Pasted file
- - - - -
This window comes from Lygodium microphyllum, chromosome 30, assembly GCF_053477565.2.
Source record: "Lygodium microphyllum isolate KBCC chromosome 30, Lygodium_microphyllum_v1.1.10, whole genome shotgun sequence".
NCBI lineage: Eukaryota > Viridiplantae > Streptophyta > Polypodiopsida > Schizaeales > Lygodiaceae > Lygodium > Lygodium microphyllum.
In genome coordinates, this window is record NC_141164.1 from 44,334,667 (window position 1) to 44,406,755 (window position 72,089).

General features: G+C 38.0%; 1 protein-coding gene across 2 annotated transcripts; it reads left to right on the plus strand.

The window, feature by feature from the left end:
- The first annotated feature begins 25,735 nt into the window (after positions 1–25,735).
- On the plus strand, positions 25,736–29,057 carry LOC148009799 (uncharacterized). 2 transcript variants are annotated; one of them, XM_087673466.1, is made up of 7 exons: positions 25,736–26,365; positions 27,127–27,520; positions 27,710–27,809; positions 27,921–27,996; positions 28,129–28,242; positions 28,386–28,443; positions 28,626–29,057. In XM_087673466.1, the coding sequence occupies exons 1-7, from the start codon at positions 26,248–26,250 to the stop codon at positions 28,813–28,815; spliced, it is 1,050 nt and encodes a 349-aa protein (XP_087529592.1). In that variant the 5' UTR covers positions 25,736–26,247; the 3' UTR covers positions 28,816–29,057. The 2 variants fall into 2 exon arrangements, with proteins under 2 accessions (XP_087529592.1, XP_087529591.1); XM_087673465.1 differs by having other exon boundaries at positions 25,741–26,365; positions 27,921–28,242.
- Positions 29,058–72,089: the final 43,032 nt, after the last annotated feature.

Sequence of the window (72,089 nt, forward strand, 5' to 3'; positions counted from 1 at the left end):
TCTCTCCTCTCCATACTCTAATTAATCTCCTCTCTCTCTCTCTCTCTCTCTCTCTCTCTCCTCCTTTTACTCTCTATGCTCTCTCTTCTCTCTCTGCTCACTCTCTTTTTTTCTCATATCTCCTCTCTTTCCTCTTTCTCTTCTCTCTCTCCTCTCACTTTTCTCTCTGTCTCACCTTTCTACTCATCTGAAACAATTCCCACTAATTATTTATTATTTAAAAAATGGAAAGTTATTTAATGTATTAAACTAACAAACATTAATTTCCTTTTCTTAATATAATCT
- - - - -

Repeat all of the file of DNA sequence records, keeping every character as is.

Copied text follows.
This window comes from Lygodium microphyllum, chromosome 30, assembly GCF_053477565.2.
Source record: "Lygodium microphyllum isolate KBCC chromosome 30, Lygodium_microphyllum_v1.1.10, whole genome shotgun sequence".
NCBI lineage: Eukaryota > Viridiplantae > Streptophyta > Polypodiopsida > Schizaeales > Lygodiaceae > Lygodium > Lygodium microphyllum.
In genome coordinates, this window is record NC_141164.1 from 44,334,667 (window position 1) to 44,406,755 (window position 72,089).

General features: G+C 38.0%; 1 protein-coding gene across 2 annotated transcripts; it reads left to right on the plus strand.

The window, feature by feature from the left end:
- The first annotated feature begins 25,735 nt into the window (after positions 1–25,735).
- On the plus strand, positions 25,736–29,057 carry LOC148009799 (uncharacterized). 2 transcript variants are annotated; one of them, XM_087673466.1, is made up of 7 exons: positions 25,736–26,365; positions 27,127–27,520; positions 27,710–27,809; positions 27,921–27,996; positions 28,129–28,242; positions 28,386–28,443; positions 28,626–29,057. In XM_087673466.1, the coding sequence occupies exons 1-7, from the start codon at positions 26,248–26,250 to the stop codon at positions 28,813–28,815; spliced, it is 1,050 nt and encodes a 349-aa protein (XP_087529592.1). In that variant the 5' UTR covers positions 25,736–26,247; the 3' UTR covers positions 28,816–29,057. The 2 variants fall into 2 exon arrangements, with proteins under 2 accessions (XP_087529592.1, XP_087529591.1); XM_087673465.1 differs by having other exon boundaries at positions 25,741–26,365; positions 27,921–28,242.
- Positions 29,058–72,089: the final 43,032 nt, after the last annotated feature.

Sequence of the window (72,089 nt, forward strand, 5' to 3'; positions counted from 1 at the left end):
TCTCTCCTCTCCATACTCTAATTAATCTCCTCTCTCTCTCTCTCTCTCTCTCTCTCTCTCCTCCTTTTACTCTCTATGCTCTCTCTTCTCTCTCTGCTCACTCTCTTTTTTTCTCATATCTCCTCTCTTTCCTCTTTCTCTTCTCTCTCTCCTCTCACTTTTCTCTCTGTCTCACCTTTCTACTCATCTGAAACAATTCCCACTAATTATTTATTATTTAAAAAATGGAAAGTTATTTAATGTATTAAACTAACAAACATTAATTTCCTTTTCTTAATATAATCT